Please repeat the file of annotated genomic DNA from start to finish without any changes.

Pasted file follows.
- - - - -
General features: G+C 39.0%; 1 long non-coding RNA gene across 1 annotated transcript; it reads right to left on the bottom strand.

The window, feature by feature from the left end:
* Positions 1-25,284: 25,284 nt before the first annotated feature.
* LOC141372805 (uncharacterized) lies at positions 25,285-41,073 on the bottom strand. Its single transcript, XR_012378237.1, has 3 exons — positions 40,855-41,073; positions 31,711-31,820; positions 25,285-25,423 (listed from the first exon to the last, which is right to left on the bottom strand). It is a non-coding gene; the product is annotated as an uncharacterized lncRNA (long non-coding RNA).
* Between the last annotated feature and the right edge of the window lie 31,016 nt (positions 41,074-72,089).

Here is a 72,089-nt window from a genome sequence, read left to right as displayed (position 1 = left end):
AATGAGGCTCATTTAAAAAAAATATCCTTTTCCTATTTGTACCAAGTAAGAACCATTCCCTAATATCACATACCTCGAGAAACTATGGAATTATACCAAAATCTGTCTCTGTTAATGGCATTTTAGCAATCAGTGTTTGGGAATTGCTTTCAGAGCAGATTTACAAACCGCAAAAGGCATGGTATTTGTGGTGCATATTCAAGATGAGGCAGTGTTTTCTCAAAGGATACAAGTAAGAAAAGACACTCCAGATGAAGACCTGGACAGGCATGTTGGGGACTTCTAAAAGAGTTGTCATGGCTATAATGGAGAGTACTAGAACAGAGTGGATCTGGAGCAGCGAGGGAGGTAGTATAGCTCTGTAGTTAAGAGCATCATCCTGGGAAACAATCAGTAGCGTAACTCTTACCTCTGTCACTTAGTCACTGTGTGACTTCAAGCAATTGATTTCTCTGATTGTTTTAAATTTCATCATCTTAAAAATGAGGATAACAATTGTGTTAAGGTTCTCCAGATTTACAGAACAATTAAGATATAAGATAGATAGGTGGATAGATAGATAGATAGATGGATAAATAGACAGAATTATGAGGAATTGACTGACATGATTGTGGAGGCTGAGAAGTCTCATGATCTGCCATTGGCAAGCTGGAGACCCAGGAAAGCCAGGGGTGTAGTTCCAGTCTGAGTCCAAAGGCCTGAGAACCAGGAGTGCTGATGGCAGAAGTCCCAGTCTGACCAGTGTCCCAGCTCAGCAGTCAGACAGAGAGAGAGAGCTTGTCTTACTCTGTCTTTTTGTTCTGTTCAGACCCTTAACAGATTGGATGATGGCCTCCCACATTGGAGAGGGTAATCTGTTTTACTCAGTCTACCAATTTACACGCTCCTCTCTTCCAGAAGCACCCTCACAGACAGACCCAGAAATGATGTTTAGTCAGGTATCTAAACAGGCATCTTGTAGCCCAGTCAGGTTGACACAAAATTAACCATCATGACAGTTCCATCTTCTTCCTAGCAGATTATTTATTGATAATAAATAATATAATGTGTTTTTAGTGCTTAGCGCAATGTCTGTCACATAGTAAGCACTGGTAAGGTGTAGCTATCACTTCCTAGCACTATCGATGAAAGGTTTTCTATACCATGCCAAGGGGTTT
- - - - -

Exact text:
General features: G+C 39.0%; 1 long non-coding RNA gene across 1 annotated transcript; it reads right to left on the bottom strand.

The window, feature by feature from the left end:
* Positions 1-25,284: 25,284 nt before the first annotated feature.
* LOC141372805 (uncharacterized) lies at positions 25,285-41,073 on the bottom strand. Its single transcript, XR_012378237.1, has 3 exons — positions 40,855-41,073; positions 31,711-31,820; positions 25,285-25,423 (listed from the first exon to the last, which is right to left on the bottom strand). It is a non-coding gene; the product is annotated as an uncharacterized lncRNA (long non-coding RNA).
* Between the last annotated feature and the right edge of the window lie 31,016 nt (positions 41,074-72,089).

Here is a 72,089-nt window from a genome sequence, read left to right as displayed (position 1 = left end):
AATGAGGCTCATTTAAAAAAAATATCCTTTTCCTATTTGTACCAAGTAAGAACCATTCCCTAATATCACATACCTCGAGAAACTATGGAATTATACCAAAATCTGTCTCTGTTAATGGCATTTTAGCAATCAGTGTTTGGGAATTGCTTTCAGAGCAGATTTACAAACCGCAAAAGGCATGGTATTTGTGGTGCATATTCAAGATGAGGCAGTGTTTTCTCAAAGGATACAAGTAAGAAAAGACACTCCAGATGAAGACCTGGACAGGCATGTTGGGGACTTCTAAAAGAGTTGTCATGGCTATAATGGAGAGTACTAGAACAGAGTGGATCTGGAGCAGCGAGGGAGGTAGTATAGCTCTGTAGTTAAGAGCATCATCCTGGGAAACAATCAGTAGCGTAACTCTTACCTCTGTCACTTAGTCACTGTGTGACTTCAAGCAATTGATTTCTCTGATTGTTTTAAATTTCATCATCTTAAAAATGAGGATAACAATTGTGTTAAGGTTCTCCAGATTTACAGAACAATTAAGATATAAGATAGATAGGTGGATAGATAGATAGATAGATGGATAAATAGACAGAATTATGAGGAATTGACTGACATGATTGTGGAGGCTGAGAAGTCTCATGATCTGCCATTGGCAAGCTGGAGACCCAGGAAAGCCAGGGGTGTAGTTCCAGTCTGAGTCCAAAGGCCTGAGAACCAGGAGTGCTGATGGCAGAAGTCCCAGTCTGACCAGTGTCCCAGCTCAGCAGTCAGACAGAGAGAGAGAGCTTGTCTTACTCTGTCTTTTTGTTCTGTTCAGACCCTTAACAGATTGGATGATGGCCTCCCACATTGGAGAGGGTAATCTGTTTTACTCAGTCTACCAATTTACACGCTCCTCTCTTCCAGAAGCACCCTCACAGACAGACCCAGAAATGATGTTTAGTCAGGTATCTAAACAGGCATCTTGTAGCCCAGTCAGGTTGACACAAAATTAACCATCATGACAGTTCCATCTTCTTCCTAGCAGATTATTTATTGATAATAAATAATATAATGTGTTTTTAGTGCTTAGCGCAATGTCTGTCACATAGTAAGCACTGGTAAGGTGTAGCTATCACTTCCTAGCACTATCGATGAAAGGTTTTCTATACCATGCCAAGGGGTTT